We acknowledge that we gather at Santa Rosa Junior College on the territorial traditional land of the Pomo People in Santa Rosa and the Coast Miwok People in Petaluma, past and present, and honor with gratitude the land itself and the people who have stewarded it throughout the generations. This land acknowledgement calls us to commit to continuing to learn how to be better stewards of the land we inhabit. 

We recognize that every member of the Santa Rosa Junior College community has benefitted, and continues to benefit, from the use and occupation of this land since the institution’s founding in 1919. Consistent with our values of community and diversity, we have a responsibility to acknowledge and make visible the colleges’ relationship to Native peoples. By offering this Land Acknowledgement, we affirm Indigenous sovereignty and will work to hold Santa Rosa Junior College more accountable to the needs of American Indian and Indigenous peoples.


As a step toward honoring the truth and achieving healing and reconciliation, Santa Rosa Junior College commits to open all public events and gatherings with a statement acknowledging the traditional Pomo and Coast Miwok lands on which we stand. It further commits to support faculty in exercising the option to incorporate a statement into instructional syllabi. Such statements become truly meaningful when coupled with authentic relationships and sustained commitment. We therefore commit to move beyond words into programs and actions that fully embody a commitment to Indigenous rights and cultural equity.


Brenda Flyswithhawks, Tsalági Eastern Cherokee, Psychology, Behavioral Sciences
Gary Sheard Vargas, Kashia Pomo, SRJC Student
Josephine McKay, Dry Creek Pomo and Sierra Miwok, Psychology, Behavioral Sciences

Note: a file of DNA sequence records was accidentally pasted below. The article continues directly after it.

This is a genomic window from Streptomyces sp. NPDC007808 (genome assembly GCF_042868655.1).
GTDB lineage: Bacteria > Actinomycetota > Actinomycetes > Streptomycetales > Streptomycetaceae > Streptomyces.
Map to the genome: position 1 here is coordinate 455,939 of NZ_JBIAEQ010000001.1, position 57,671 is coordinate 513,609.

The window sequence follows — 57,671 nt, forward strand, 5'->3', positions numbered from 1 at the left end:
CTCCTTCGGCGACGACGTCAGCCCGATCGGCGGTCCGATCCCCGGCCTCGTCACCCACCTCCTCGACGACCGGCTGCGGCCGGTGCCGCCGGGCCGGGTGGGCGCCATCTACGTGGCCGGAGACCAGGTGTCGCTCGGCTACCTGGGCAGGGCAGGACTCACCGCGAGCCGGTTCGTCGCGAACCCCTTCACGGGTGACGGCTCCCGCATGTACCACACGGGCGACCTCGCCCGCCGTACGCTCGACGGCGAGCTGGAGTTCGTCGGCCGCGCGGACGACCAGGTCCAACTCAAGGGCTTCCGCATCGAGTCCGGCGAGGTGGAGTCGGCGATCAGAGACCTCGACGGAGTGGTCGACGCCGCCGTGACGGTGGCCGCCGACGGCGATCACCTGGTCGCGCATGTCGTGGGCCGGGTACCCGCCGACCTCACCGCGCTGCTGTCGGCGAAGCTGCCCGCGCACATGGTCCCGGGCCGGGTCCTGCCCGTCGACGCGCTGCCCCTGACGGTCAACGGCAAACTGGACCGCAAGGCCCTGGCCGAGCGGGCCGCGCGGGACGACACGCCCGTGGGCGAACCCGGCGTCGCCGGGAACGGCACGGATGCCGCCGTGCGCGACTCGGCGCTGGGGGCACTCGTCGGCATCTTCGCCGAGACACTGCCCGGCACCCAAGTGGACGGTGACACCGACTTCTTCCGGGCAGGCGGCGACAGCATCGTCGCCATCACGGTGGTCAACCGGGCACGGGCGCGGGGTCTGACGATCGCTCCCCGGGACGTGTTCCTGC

AC Panella, Indigenous Ally, Communication Studies, Petaluma 
Sandy Sigala, Hopland Band of Pomo Indians, Student Life Equity & Engagement
Malesse Warner, Mescalero Apache/Cherokee, Director, Early Childhood Education
Rose Hammock, Pomo, Wailacki, and Maidu, SRJC Student 


A land acknowledgement is a “formal statement that recognizes and respects Indigenous Peoples as traditional stewards of this land and the enduring relationship that exists between Indigenous Peoples and their traditional territories,” according to the American College Personnel Association.

To recognize the land is an expression of gratitude and appreciation to those whose territory we reside on, and a way of honoring the Indigenous people who have been living and working on the land from time immemorial. It is important to understand the long-standing history that has brought us to reside on this land, and to seek to understand our place within that history. 

Land acknowledgements do not exist in a past tense, or historical context: colonialism is a current ongoing process, and we need to build our mindfulness of our present participation. Acknowledging the land is Indigenous practice and protocol. 



  • Offer recognition and respect.
  • Counter the “doctrine of discovery” with the true story of the people who were already here.
  • Create a broader public awareness of the history that has led to this moment.
  • Begin to repair relationships with Native communities and with the land.
  • Support larger truth-telling and reconciliation efforts.
  • Remind people that colonization is an ongoing process, with Native lands still occupied due to deceptive and broken treaties.
  • Take a cue from Indigenous protocol, opening up space with reverence and respect.
  • Inspire ongoing action and relationship.


To acknowledge the traditional territory is to recognize its longer history, reaching beyond colonization and the establishment of European colonies, as well as its significance for the Indigenous peoples who lived and continue to live upon this territory, and whose practices and spiritualities were tied to the land and continue to develop in relationship to the land and its other inhabitants today. 

Acknowledgment by itself is a small gesture. It becomes meaningful when coupled with authentic relationships and informed action. However, this beginning can be an opening to greater public consciousness of Native sovereignty and cultural rights, a step toward equitable relationship and reconciliation.

Acknowledgment is a simple, powerful way of showing respect and a step toward correcting the stories and practices that erase Indigenous people’s history and culture and toward inviting and honoring the truth.

Yah.wii' Wado ᏩᏙ (Thank you) 

This statement was developed in partnership with local Indigenous peoples and is a living document.

Copyright Brenda Flyswithhawks October 1, 2020